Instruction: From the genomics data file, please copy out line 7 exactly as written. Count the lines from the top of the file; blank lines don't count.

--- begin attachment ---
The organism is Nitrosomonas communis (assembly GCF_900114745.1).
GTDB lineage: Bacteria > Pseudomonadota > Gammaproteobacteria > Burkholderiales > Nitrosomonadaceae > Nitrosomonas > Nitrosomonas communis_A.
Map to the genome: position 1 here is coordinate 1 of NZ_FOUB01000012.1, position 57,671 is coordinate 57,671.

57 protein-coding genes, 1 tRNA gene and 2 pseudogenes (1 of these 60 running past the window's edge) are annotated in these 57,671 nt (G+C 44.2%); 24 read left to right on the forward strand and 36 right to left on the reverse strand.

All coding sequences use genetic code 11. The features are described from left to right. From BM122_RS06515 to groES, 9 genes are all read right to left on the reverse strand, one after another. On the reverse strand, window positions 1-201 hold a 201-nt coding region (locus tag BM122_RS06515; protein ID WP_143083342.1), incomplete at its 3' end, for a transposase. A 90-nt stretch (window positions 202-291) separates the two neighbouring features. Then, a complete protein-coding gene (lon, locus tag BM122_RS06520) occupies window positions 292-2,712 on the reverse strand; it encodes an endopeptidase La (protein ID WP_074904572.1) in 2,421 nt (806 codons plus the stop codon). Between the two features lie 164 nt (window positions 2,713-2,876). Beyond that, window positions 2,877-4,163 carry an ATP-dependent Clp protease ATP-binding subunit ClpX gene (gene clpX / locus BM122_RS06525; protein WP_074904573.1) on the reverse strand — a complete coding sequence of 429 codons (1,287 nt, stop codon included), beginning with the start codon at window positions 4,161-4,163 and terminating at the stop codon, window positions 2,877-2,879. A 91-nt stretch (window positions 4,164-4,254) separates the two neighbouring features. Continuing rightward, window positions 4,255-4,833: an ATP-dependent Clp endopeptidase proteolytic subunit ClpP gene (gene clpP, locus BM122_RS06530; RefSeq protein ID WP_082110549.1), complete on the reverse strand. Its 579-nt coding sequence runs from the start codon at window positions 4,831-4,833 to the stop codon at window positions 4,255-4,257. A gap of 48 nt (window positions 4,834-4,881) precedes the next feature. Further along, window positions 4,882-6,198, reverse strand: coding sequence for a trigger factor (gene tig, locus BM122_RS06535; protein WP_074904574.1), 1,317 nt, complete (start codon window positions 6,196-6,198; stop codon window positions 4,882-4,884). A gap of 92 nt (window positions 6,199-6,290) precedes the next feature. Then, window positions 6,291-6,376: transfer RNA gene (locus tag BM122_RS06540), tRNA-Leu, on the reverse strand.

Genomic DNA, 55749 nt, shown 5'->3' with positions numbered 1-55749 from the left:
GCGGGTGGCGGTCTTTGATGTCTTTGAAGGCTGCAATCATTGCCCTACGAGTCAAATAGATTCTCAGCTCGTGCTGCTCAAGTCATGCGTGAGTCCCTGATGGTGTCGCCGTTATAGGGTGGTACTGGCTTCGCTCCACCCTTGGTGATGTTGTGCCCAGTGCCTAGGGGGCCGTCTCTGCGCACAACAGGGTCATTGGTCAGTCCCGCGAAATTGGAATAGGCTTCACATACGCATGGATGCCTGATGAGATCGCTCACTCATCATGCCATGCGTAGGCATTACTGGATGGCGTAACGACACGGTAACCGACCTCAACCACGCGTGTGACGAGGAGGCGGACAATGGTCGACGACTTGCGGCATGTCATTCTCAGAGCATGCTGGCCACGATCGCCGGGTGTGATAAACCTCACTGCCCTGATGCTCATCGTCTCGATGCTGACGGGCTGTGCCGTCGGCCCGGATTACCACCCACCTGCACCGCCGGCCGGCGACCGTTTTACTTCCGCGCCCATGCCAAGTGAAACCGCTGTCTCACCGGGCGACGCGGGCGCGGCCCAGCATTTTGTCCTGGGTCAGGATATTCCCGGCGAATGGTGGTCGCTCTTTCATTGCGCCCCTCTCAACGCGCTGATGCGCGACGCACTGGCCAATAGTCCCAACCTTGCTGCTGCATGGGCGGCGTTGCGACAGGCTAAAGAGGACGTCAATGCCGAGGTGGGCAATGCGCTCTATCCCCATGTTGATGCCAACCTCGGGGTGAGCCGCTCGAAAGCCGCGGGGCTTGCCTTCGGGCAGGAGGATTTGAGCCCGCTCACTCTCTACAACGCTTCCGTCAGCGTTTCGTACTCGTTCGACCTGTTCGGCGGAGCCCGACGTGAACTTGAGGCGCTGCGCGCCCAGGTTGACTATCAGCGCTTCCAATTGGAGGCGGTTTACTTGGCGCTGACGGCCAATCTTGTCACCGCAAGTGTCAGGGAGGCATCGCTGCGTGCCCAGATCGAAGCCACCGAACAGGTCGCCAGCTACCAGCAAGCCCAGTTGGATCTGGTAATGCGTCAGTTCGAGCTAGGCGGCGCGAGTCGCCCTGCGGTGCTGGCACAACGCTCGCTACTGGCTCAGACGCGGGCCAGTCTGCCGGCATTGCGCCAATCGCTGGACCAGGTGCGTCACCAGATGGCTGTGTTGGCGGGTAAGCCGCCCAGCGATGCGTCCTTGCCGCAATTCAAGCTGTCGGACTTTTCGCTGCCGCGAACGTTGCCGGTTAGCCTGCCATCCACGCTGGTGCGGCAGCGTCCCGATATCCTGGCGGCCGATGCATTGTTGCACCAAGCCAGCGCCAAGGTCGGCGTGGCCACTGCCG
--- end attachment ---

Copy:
GCGGGTGGCGGTCTTTGATGTCTTTGAAGGCTGCAATCATTGCCCTACGAGTCAAATAGATTCTCAGCTCGTGCTGCTCAAGTCATGCGTGAGTCCCTGATGGTGTCGCCGTTATAGGGTGGTACTGGCTTCGCTCCACCCTTGGTGATGTTGTGCCCAGTGCCTAGGGGGCCGTCTCTGCGCACAACAGGGTCATTGGTCAGTCCCGCGAAATTGGAATAGGCTTCACATACGCATGGATGCCTGATGAGATCGCTCACTCATCATGCCATGCGTAGGCATTACTGGATGGCGTAACGACACGGTAACCGACCTCAACCACGCGTGTGACGAGGAGGCGGACAATGGTCGACGACTTGCGGCATGTCATTCTCAGAGCATGCTGGCCACGATCGCCGGGTGTGATAAACCTCACTGCCCTGATGCTCATCGTCTCGATGCTGACGGGCTGTGCCGTCGGCCCGGATTACCACCCACCTGCACCGCCGGCCGGCGACCGTTTTACTTCCGCGCCCATGCCAAGTGAAACCGCTGTCTCACCGGGCGACGCGGGCGCGGCCCAGCATTTTGTCCTGGGTCAGGATATTCCCGGCGAATGGTGGTCGCTCTTTCATTGCGCCCCTCTCAACGCGCTGATGCGCGACGCACTGGCCAATAGTCCCAACCTTGCTGCTGCATGGGCGGCGTTGCGACAGGCTAAAGAGGACGTCAATGCCGAGGTGGGCAATGCGCTCTATCCCCATGTTGATGCCAACCTCGGGGTGAGCCGCTCGAAAGCCGCGGGGCTTGCCTTCGGGCAGGAGGATTTGAGCCCGCTCACTCTCTACAACGCTTCCGTCAGCGTTTCGTACTCGTTCGACCTGTTCGGCGGAGCCCGACGTGAACTTGAGGCGCTGCGCGCCCAGGTTGACTATCAGCGCTTCCAATTGGAGGCGGTTTACTTGGCGCTGACGGCCAATCTTGTCACCGCAAGTGTCAGGGAGGCATCGCTGCGTGCCCAGATCGAAGCCACCGAACAGGTCGCCAGCTACCAGCAAGCCCAGTTGGATCTGGTAATGCGTCAGTTCGAGCTAGGCGGCGCGAGTCGCCCTGCGGTGCTGGCACAACGCTCGCTACTGGCTCAGACGCGGGCCAGTCTGCCGGCATTGCGCCAATCGCTGGACCAGGTGCGTCACCAGATGGCTGTGTTGGCGGGTAAGCCGCCCAGCGATGCGTCCTTGCCGCAATTCAAGCTGTCGGACTTTTCGCTGCCGCGAACGTTGCCGGTTAGCCTGCCATCCACGCTGGTGCGGCAGCGTCCCGATATCCTGGCGGCCGATGCATTGTTGCACCAAGCCAGCGCCAAGGTCGGCGTGGCCACTGCCG